Honors Program Theses
Open Access Honors Program Thesis
Ken Bleile, Honors Thesis Advisor, Communication Sciences & Disorders Department
Selective mutism; Immigrant children--Psychology;
Selective mutism is a highly debilitating anxiety disorder that is characterized by a child’s lack of verbal speech in certain situations, despite having the ability to speak (Elizur & Perednik, 2003). Children with selective mutism may present with a variety of symptoms, including high levels of anxiety and isolation, which significantly impacts their social and
language development, educational and occupational achievement, and mental health (Elizur & Perednik, 2003). Children who are diagnosed with selective mutism in early childhood often have communication or cognitive difficulties and may display higher rates of psychiatric disorders later in life compared to children without selective mutism (Muris & Ollendick, 2015). If a child with selective mutism does not receive treatment, the negative symptoms of selective
mutism worsen. It is important to educate speech-language pathologists about the risk factors and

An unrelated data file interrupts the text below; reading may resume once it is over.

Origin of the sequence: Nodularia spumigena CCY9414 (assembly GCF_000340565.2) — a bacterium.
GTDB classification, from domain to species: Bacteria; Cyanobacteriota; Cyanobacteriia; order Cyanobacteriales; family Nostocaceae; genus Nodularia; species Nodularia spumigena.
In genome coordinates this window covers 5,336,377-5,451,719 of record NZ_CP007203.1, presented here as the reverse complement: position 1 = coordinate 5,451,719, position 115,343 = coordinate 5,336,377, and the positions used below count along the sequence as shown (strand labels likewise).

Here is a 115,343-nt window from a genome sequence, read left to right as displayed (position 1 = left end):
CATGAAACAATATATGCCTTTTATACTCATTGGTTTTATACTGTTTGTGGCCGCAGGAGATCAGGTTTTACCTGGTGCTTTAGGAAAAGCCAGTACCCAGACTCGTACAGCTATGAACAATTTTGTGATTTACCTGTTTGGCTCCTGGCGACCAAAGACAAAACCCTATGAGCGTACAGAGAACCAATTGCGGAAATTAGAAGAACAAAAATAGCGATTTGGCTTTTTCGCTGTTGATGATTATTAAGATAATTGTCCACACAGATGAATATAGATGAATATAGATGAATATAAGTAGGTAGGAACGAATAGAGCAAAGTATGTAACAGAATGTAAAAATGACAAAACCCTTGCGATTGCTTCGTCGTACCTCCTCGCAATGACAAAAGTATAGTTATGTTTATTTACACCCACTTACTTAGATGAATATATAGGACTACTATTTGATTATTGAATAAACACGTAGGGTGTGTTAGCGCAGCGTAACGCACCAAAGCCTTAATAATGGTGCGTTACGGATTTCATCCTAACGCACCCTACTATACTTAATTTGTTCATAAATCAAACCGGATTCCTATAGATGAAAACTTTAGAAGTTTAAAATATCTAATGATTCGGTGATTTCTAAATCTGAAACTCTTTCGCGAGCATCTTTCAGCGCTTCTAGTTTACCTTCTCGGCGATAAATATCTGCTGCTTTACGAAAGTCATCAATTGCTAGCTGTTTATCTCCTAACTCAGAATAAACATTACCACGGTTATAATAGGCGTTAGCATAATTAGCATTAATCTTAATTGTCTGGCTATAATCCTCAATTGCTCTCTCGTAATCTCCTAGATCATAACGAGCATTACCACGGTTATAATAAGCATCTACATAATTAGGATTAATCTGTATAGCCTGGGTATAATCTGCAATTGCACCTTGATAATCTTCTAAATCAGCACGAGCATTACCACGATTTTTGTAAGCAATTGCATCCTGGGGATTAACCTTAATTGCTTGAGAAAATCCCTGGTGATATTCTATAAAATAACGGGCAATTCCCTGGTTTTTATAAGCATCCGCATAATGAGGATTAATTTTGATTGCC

symptoms associated with selective mutism, so they can provide children with early intervention to minimize the consequences of selective mutism.
Although selective mutism is considered to be a rare anxiety disorder, the number of children with selective mutism is believed to be much higher than what is currently reported. The overall prevalence of selective mutism is debated, but there is clear evidence that immigrant children are at least three times more likely to be identified with selective mutism than native
children (Toppelberg et al., 2005). There is little research to support why immigrant children have a higher prevalence of selective mutism than native children, but previous studies have shown that immigrant children are less likely to be served in schools and are less likely to be diagnosed with language disorders (Hamilton et al., 2020). It is crucial to examine the role that complex communication disorders play in immigrant childrens’ development, especially as the number of immigrant children in the United States continues to increase (Hamilton et al., 2020).The goal of this thesis is to analyze the existing literature about selective mutism in immigrantand native children, second language acquisition, immigration trauma, and the etiology of selective mutism, to provide a comprehensive view of the appropriate assessment and treatment strategies for immigrants with selective mutism.
Year of Submission
Department of Communication Sciences and Disorders
University Honors Designation
A thesis submitted in partial fulfillment of the requirements for the designation University Honors
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©2022 Lauren Cummings
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Cummings, Lauren, "Selective mutism in immigrant children" (2022). Honors Program Theses. 542.